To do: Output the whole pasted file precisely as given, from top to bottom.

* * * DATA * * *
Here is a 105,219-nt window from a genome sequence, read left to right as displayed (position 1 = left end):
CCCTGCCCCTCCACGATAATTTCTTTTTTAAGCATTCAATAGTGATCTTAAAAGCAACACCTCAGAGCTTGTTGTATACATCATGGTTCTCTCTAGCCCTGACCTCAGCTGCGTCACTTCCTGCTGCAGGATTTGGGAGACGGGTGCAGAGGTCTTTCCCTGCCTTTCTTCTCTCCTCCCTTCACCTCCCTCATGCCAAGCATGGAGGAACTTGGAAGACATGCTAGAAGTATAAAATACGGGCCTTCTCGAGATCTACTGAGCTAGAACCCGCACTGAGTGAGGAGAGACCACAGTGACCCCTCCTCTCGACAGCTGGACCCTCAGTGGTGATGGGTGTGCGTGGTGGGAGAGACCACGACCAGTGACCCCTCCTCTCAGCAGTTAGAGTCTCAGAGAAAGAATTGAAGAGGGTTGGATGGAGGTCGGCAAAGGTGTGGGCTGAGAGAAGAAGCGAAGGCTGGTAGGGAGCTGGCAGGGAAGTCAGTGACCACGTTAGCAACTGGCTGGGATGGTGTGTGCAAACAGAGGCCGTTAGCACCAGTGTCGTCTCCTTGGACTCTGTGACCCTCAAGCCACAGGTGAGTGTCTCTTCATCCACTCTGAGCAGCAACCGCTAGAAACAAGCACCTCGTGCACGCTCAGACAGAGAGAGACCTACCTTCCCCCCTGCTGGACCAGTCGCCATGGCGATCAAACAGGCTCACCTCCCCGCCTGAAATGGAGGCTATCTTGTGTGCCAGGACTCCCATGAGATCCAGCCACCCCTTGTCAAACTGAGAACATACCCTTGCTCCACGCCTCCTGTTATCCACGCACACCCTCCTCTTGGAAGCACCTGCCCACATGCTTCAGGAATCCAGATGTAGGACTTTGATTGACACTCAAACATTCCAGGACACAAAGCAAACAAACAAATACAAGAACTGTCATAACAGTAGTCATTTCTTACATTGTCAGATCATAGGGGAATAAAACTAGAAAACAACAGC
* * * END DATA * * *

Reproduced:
Here is a 105,219-nt window from a genome sequence, read left to right as displayed (position 1 = left end):
CCCTGCCCCTCCACGATAATTTCTTTTTTAAGCATTCAATAGTGATCTTAAAAGCAACACCTCAGAGCTTGTTGTATACATCATGGTTCTCTCTAGCCCTGACCTCAGCTGCGTCACTTCCTGCTGCAGGATTTGGGAGACGGGTGCAGAGGTCTTTCCCTGCCTTTCTTCTCTCCTCCCTTCACCTCCCTCATGCCAAGCATGGAGGAACTTGGAAGACATGCTAGAAGTATAAAATACGGGCCTTCTCGAGATCTACTGAGCTAGAACCCGCACTGAGTGAGGAGAGACCACAGTGACCCCTCCTCTCGACAGCTGGACCCTCAGTGGTGATGGGTGTGCGTGGTGGGAGAGACCACGACCAGTGACCCCTCCTCTCAGCAGTTAGAGTCTCAGAGAAAGAATTGAAGAGGGTTGGATGGAGGTCGGCAAAGGTGTGGGCTGAGAGAAGAAGCGAAGGCTGGTAGGGAGCTGGCAGGGAAGTCAGTGACCACGTTAGCAACTGGCTGGGATGGTGTGTGCAAACAGAGGCCGTTAGCACCAGTGTCGTCTCCTTGGACTCTGTGACCCTCAAGCCACAGGTGAGTGTCTCTTCATCCACTCTGAGCAGCAACCGCTAGAAACAAGCACCTCGTGCACGCTCAGACAGAGAGAGACCTACCTTCCCCCCTGCTGGACCAGTCGCCATGGCGATCAAACAGGCTCACCTCCCCGCCTGAAATGGAGGCTATCTTGTGTGCCAGGACTCCCATGAGATCCAGCCACCCCTTGTCAAACTGAGAACATACCCTTGCTCCACGCCTCCTGTTATCCACGCACACCCTCCTCTTGGAAGCACCTGCCCACATGCTTCAGGAATCCAGATGTAGGACTTTGATTGACACTCAAACATTCCAGGACACAAAGCAAACAAACAAATACAAGAACTGTCATAACAGTAGTCATTTCTTACATTGTCAGATCATAGGGGAATAAAACTAGAAAACAACAGC